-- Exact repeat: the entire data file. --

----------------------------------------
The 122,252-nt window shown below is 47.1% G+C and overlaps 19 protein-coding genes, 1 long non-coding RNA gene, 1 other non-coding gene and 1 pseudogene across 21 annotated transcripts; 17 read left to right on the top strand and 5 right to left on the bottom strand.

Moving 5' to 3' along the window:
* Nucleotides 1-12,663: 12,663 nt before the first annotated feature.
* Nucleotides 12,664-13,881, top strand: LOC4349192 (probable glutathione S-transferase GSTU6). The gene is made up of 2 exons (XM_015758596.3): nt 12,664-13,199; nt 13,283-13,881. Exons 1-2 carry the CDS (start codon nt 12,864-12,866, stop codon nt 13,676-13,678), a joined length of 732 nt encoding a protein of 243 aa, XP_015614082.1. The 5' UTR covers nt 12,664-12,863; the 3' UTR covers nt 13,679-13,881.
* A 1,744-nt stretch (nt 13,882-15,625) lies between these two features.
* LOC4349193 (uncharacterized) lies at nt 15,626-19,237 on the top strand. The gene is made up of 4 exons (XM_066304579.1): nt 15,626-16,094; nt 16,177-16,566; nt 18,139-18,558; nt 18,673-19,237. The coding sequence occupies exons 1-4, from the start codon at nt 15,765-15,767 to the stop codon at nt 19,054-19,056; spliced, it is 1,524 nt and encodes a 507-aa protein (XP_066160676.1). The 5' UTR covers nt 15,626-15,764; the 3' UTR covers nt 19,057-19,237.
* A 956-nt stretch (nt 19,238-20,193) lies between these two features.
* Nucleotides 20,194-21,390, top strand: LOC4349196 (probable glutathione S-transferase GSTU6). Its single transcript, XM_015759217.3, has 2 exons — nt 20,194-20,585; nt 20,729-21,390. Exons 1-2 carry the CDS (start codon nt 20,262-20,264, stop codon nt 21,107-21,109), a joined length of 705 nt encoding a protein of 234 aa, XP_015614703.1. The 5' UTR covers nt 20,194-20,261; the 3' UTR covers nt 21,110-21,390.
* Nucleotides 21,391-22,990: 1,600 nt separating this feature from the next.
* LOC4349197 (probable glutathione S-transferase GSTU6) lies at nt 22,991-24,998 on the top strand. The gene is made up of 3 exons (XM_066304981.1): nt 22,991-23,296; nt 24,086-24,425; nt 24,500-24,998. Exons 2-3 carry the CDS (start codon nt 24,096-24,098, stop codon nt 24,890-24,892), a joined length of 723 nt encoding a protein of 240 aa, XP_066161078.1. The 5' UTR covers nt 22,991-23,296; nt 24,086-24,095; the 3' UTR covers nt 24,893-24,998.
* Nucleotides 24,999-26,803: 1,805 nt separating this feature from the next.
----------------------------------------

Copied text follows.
The 122,252-nt window shown below is 47.1% G+C and overlaps 19 protein-coding genes, 1 long non-coding RNA gene, 1 other non-coding gene and 1 pseudogene across 21 annotated transcripts; 17 read left to right on the top strand and 5 right to left on the bottom strand.

Moving 5' to 3' along the window:
* Nucleotides 1-12,663: 12,663 nt before the first annotated feature.
* Nucleotides 12,664-13,881, top strand: LOC4349192 (probable glutathione S-transferase GSTU6). The gene is made up of 2 exons (XM_015758596.3): nt 12,664-13,199; nt 13,283-13,881. Exons 1-2 carry the CDS (start codon nt 12,864-12,866, stop codon nt 13,676-13,678), a joined length of 732 nt encoding a protein of 243 aa, XP_015614082.1. The 5' UTR covers nt 12,664-12,863; the 3' UTR covers nt 13,679-13,881.
* A 1,744-nt stretch (nt 13,882-15,625) lies between these two features.
* LOC4349193 (uncharacterized) lies at nt 15,626-19,237 on the top strand. The gene is made up of 4 exons (XM_066304579.1): nt 15,626-16,094; nt 16,177-16,566; nt 18,139-18,558; nt 18,673-19,237. The coding sequence occupies exons 1-4, from the start codon at nt 15,765-15,767 to the stop codon at nt 19,054-19,056; spliced, it is 1,524 nt and encodes a 507-aa protein (XP_066160676.1). The 5' UTR covers nt 15,626-15,764; the 3' UTR covers nt 19,057-19,237.
* A 956-nt stretch (nt 19,238-20,193) lies between these two features.
* Nucleotides 20,194-21,390, top strand: LOC4349196 (probable glutathione S-transferase GSTU6). Its single transcript, XM_015759217.3, has 2 exons — nt 20,194-20,585; nt 20,729-21,390. Exons 1-2 carry the CDS (start codon nt 20,262-20,264, stop codon nt 21,107-21,109), a joined length of 705 nt encoding a protein of 234 aa, XP_015614703.1. The 5' UTR covers nt 20,194-20,261; the 3' UTR covers nt 21,110-21,390.
* Nucleotides 21,391-22,990: 1,600 nt separating this feature from the next.
* LOC4349197 (probable glutathione S-transferase GSTU6) lies at nt 22,991-24,998 on the top strand. The gene is made up of 3 exons (XM_066304981.1): nt 22,991-23,296; nt 24,086-24,425; nt 24,500-24,998. Exons 2-3 carry the CDS (start codon nt 24,096-24,098, stop codon nt 24,890-24,892), a joined length of 723 nt encoding a protein of 240 aa, XP_066161078.1. The 5' UTR covers nt 22,991-23,296; nt 24,086-24,095; the 3' UTR covers nt 24,893-24,998.
* Nucleotides 24,999-26,803: 1,805 nt separating this feature from the next.